Marlborough Savings Bank: Financial Literacy Program

Marlborough Savings Bank has been actively involved in a Financial Literacy Program for middle school students since late 2012. The program began at Trottier Middle School in Southborough, Massachusetts and expanded to Immaculate Conception (IC) School in Marlborough, Massachusetts in the fall of 2013. Through this program, representatives from Marlborough Savings Bank teach eighth grade students how to manage expenses, balance a checkbook and how to properly use different bank accounts and bank services. The class is conducted in a simulated real-life environment in which students are given jobs and salaries, living expenses and a budget sheet to aid them in managing their finances.

Rick Bennett, President & CEO of Marlborough Savings Bank, answers students’ questions about banking and the responsibilities of a bank president.

Rick Bennett, President & CEO of Marlborough Savings Bank, answers students’ questions about banking and the responsibilities of a bank president.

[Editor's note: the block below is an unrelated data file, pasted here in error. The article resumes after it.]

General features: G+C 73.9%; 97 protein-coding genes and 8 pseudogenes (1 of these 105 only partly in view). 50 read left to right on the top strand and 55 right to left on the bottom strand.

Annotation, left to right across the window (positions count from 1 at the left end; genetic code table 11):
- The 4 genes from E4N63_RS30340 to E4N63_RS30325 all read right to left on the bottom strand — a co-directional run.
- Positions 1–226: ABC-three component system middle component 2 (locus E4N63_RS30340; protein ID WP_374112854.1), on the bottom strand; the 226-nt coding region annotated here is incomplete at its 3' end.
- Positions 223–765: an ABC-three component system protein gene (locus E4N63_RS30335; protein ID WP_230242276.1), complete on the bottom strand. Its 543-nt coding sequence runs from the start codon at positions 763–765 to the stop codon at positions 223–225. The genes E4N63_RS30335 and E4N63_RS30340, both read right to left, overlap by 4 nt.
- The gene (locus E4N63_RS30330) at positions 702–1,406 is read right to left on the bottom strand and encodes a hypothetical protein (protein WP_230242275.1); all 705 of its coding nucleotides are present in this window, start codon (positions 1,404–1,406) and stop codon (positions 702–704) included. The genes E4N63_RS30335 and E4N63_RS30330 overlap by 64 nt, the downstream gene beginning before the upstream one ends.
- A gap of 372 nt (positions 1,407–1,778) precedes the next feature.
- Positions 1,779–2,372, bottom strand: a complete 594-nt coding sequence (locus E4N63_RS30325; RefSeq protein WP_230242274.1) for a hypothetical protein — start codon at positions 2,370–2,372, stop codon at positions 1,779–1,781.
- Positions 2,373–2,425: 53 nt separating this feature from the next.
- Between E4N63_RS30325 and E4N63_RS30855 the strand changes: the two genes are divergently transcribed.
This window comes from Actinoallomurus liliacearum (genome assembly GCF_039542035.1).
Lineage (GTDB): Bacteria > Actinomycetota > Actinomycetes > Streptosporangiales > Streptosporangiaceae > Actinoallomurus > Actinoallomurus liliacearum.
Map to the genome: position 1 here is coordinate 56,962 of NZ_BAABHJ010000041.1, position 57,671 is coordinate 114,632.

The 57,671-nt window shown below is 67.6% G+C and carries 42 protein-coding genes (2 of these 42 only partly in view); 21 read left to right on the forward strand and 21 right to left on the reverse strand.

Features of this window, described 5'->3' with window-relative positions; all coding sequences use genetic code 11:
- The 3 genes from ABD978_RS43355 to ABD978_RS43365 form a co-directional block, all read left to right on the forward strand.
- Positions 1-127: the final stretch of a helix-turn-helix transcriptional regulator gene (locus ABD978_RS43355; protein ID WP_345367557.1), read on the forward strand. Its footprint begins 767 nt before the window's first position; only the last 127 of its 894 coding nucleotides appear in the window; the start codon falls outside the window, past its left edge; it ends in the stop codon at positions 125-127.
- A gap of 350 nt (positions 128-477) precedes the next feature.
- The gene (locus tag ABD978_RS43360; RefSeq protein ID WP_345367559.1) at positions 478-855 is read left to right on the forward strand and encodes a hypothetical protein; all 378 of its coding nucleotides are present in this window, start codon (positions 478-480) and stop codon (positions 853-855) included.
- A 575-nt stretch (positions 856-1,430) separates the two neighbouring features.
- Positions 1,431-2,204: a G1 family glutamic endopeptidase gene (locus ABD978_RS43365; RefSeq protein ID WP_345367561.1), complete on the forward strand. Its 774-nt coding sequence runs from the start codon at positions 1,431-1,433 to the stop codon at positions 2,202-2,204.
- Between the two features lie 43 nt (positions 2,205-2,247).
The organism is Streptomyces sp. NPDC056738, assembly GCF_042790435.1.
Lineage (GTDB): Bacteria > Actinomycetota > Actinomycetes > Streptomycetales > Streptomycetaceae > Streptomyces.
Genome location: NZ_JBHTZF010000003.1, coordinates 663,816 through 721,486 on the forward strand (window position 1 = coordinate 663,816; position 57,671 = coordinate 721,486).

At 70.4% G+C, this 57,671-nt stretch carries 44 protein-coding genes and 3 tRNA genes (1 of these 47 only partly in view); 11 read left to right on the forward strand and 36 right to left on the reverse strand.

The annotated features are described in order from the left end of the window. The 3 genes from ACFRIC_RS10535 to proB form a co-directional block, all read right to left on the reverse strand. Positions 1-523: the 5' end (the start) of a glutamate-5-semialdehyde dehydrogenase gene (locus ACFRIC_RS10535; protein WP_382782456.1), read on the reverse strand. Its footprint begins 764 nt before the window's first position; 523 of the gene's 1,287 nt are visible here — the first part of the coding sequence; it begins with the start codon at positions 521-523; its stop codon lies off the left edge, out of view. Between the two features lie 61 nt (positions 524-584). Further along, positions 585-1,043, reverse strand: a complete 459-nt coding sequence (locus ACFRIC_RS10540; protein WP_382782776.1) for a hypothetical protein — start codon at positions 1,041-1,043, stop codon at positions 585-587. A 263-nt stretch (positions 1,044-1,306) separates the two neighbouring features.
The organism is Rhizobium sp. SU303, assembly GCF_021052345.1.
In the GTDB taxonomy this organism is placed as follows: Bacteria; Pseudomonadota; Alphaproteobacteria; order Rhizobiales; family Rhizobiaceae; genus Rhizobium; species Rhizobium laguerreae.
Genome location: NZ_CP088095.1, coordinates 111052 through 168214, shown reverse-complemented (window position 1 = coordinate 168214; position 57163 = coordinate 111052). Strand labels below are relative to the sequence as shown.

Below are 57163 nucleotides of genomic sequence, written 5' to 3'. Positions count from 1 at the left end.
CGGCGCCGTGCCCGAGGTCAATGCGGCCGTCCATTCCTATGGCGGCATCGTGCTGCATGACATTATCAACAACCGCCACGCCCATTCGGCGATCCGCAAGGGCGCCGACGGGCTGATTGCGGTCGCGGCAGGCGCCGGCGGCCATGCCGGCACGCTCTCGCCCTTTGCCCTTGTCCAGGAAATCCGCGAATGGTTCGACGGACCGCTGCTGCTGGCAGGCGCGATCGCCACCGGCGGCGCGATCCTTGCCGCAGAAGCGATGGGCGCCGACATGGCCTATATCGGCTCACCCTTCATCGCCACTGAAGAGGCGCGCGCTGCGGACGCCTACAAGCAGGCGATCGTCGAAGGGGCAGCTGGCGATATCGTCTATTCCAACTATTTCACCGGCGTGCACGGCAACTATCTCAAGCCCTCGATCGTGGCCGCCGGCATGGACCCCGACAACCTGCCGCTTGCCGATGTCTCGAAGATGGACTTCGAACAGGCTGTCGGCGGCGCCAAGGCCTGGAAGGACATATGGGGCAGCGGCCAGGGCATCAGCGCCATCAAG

“We understand how important it is to set a solid foundation for money management. These real life scenarios will help bridge the gap in knowledge of banking products and services,” said Tracy Bartucca, AVP/consumer lending officer of Marlborough Savings Bank in Marlborough, MA.

In addition, the program offered at IC School in Marlborough is part of a mathematics course, dedicating extra attention to the calculation of interest rates on bank accounts.

Upper left corner, L to R: Tracy Bartucca, Marlborough Savings Bank AVP/Consumer Lending Officer, Stephen Maintanis, Marlborough Savings Bank Commercial Loan Assistant, and Jennifer Marble, Marlborough Savings Bank AVP/Commercial Portfolio Manager

Upper left corner, L to R: Tracy Bartucca, Marlborough Savings Bank AVP/Consumer Lending Officer, Stephen Maintanis, Marlborough Savings Bank Commercial Loan Assistant, and Jennifer Marble, Marlborough Savings Bank AVP/Commercial Portfolio Manager

President and CEO of Marlborough Savings Bank, Rick Bennett said “It’s encouraging to see the level of interest these students have in day-to-day finances, as well as high level banking concepts.”